The region’s five councils have unanimously agreed to support the establishment of a new regional development agency.
This will see a joint annual investment of $1.7 million to an independent entity governed equally between business, iwi/hapū and local government.
The decision follows a comprehensive review of local government investment in business and industry support across Hawke’s Bay by economic development consultant Gus Charteris.
The review highlighted a range of inefficiencies with the current system and a clear opportunity to do better to meet the region’s needs and potential.
The entity will support businesses and sectors in the region, focusing on priority areas or issues and ultimately supporting growth and productivity across the regional economy.
The platform will also present a strong and united voice and vision to external investors, talent and Central Government.
Hawke’s Bay Regional Council Chair Rick Barker says it’s clear that the region needs to create a strong economic development voice. “The case for change is compelling. We need to work in a more unified way with local businesses and with our treaty partners and this is the best structure to achieve a dynamic entity for the progress of Hawke’s Bay.”
Hastings Mayor Sandra Hazlehurst says she is delighted with the decision by the five councils, who all understand the importance of a united entity to support our region’s business community and the wellbeing of our people.
“These are incredibly exciting times. Our region is an economic and export powerhouse and we are seeing a lot of investment across Hawke’s Bay.
"To manage both future challenges and grow opportunities we need a strong and collective voice, visionary plan and regional platform to deliver for our region.
“Ensuring this entity has the mana, mandate and funding to succeed today and into the future is an absolute priority. The 400%+ increase in funding shows the commitment to ensure this happens," she says.
Wairoa Mayor Craig Little says Wairoa’s elected members were supportive of the regional entity but stressed the importance of accountability and benefit back to the Wairoa community.
“Central Government has sent us a clear message that we will be disadvantaged in our dealings with them without a regional entity. We need to unite around regional objectives and priorities for future funding.”
Napier Mayor Kirsten Wise says a regional development agency will have the scale and capacity to build services and support for business over the long term, which is what’s needed for robust economic development.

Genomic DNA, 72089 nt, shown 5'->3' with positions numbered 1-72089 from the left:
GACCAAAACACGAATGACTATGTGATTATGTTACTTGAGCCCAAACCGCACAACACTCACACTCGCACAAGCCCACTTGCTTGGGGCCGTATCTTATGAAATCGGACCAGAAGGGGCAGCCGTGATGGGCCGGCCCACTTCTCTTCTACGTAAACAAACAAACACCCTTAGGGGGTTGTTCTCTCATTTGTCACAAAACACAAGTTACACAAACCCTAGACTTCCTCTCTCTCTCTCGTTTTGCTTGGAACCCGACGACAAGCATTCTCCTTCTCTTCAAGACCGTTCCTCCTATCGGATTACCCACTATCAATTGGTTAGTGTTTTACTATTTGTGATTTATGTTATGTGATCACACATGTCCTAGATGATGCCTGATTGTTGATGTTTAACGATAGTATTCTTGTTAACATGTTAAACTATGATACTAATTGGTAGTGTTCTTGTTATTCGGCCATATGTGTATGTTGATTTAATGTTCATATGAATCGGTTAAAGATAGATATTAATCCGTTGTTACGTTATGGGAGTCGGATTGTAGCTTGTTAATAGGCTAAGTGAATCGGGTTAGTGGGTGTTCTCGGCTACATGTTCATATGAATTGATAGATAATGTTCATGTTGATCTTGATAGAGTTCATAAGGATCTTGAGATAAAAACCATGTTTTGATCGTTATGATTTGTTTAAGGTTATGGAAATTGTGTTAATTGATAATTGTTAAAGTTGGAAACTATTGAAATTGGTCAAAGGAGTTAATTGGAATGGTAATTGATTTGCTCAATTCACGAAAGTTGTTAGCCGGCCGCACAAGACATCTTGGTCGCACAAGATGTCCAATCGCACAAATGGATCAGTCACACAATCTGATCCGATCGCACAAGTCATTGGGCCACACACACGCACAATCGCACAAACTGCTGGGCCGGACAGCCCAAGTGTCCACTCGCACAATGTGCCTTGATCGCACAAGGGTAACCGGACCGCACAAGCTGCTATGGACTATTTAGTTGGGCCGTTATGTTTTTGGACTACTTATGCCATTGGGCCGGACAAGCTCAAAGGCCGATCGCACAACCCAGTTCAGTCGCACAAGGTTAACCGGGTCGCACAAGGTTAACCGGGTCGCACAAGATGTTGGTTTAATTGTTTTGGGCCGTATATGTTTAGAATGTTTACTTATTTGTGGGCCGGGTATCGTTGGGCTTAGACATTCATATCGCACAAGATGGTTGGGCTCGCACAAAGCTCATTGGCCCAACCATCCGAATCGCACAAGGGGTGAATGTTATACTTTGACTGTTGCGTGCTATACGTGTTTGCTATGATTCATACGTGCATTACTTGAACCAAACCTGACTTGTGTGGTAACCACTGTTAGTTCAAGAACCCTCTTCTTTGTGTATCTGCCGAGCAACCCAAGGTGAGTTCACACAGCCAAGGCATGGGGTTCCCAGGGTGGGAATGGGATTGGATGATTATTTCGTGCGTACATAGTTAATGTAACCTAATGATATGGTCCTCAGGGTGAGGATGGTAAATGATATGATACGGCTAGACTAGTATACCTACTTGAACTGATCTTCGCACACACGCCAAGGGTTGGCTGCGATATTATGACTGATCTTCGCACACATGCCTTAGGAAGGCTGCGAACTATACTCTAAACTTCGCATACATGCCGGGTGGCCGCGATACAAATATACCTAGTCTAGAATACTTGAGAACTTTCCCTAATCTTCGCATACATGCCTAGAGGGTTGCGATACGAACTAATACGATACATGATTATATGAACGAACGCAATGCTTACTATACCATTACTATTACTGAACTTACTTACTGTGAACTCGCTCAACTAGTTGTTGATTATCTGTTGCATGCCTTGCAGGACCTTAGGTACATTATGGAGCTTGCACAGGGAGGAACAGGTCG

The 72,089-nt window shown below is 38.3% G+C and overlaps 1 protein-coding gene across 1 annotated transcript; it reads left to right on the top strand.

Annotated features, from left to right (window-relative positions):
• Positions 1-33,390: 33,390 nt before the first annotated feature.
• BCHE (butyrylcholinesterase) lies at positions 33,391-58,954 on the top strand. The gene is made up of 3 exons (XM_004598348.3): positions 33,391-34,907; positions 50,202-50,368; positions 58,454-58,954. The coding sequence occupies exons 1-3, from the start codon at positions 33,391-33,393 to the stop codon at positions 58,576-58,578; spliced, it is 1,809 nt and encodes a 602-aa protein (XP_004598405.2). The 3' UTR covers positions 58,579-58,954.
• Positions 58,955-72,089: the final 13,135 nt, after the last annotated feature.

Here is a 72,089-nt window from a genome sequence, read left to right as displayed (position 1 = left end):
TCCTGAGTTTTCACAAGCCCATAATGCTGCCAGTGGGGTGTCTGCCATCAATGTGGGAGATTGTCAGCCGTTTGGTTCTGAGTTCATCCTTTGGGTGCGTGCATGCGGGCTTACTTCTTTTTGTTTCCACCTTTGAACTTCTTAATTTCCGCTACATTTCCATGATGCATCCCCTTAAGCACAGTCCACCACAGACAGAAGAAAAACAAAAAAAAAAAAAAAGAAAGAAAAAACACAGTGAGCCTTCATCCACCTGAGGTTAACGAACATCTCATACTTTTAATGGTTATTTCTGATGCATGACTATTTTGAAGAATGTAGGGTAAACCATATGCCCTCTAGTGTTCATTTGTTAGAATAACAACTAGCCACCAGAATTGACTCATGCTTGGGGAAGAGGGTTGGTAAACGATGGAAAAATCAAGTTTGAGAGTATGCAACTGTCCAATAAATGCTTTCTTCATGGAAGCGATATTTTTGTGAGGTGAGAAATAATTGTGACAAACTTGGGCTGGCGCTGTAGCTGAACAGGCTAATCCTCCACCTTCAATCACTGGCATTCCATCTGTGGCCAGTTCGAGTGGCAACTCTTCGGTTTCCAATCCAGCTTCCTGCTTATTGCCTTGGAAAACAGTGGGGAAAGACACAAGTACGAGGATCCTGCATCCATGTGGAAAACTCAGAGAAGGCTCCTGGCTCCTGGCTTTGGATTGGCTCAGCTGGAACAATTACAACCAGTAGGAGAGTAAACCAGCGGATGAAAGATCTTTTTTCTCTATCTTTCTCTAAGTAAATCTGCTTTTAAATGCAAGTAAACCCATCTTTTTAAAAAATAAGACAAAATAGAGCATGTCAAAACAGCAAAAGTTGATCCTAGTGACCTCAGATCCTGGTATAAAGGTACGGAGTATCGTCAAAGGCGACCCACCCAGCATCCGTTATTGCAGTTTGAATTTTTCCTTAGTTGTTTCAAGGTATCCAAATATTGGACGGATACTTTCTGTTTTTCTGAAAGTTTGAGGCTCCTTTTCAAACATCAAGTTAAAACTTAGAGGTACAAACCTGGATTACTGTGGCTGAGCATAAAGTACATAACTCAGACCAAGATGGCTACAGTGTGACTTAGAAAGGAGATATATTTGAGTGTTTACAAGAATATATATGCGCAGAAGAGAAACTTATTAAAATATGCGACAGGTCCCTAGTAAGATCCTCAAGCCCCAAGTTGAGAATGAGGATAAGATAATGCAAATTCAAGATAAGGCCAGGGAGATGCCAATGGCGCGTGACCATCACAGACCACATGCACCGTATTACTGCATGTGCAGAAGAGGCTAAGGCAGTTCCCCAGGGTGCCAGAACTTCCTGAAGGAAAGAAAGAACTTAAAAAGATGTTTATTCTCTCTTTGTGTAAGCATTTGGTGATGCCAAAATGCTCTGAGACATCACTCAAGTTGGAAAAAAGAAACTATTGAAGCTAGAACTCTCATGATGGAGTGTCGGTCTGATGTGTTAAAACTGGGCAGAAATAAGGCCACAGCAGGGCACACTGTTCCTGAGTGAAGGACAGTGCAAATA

“We have seen our business community and key industries stay optimistic through some challenging times and facing a raft of uncertainty. They are ready to come back stronger and smarter and we want to put in place support that will help them do that. "How regions respond to the aftermath of COVID-19 will have a huge impact on local economies, and Hawke's Bay is positioned to make the most of every opportunity as long as we get behind our business and industry community and all work together."
“We have a range of incredible businesses here with real potential to innovate and expand, and we can uplift the whole of Hawke’s Bay by supporting them with investment, talent attraction and by telling the Hawke’s Bay brand story, collectively and in unison," she says.
Hawke’s Bay businesses have indicated widespread support for the proposal acknowledging the critical need for the region to speak with one, unified voice.
Napier Port Chief Executive Todd Dawson says this is an exciting step forward for Hawke’s Bay.
"We have been seeking a cohesive approach and clear point of contact on economic development issues and opportunities for some time.
“It’s pleasing to see where councils have landed with this and the clear commitment to provide the structure and level of resource to give regional economic development delivery the appropriate scale and mandate," he says.
The Te Kāhui Ōhanga o Takitimu collective (TKO) informally represents certain Iwi/Māori economic interests in Hawke’s Bay and has been working with councils throughout the review process.
TKO Chairman Robin Hape says any new way forward to support Māori economic development will require a different approach and focus on adding value to Māori aspirations.
“A more effective model could enable improved regional economic and social outcomes for whānau, hapū and iwi and we support the direction and commitment to a partnered approach.
“The value of the Hawke’s Bay Māori economy is significant at over half a billion dollars and we will be key contributors to the regional economy going forward," he says
Central Hawke’s Bay Mayor and Matariki Governance Group Co-chair Alex Walker says this step is a credit to the hard work and commitment of all partners to the region’s economic development efforts over the last five years and will take the region to the next level.
“Through Matariki, the region has a clear view of success based on an energised and innovative economy which is not only delivering business success, but equity of outcomes across households and whānau.
“In Central Hawke’s Bay we are looking forward to having a regional powerhouse to lead a united voice on the truly transformational issues including things like primary sector diversification, use of technology, logistics and water security," she says.
It is anticipated that the entity will be up and running 1 July 2022 and councils expect to begin the planning process before Christmas. There will also be further engagement and information provided to communities through councils’ Annual Plan processes early next year.
10 December 2021
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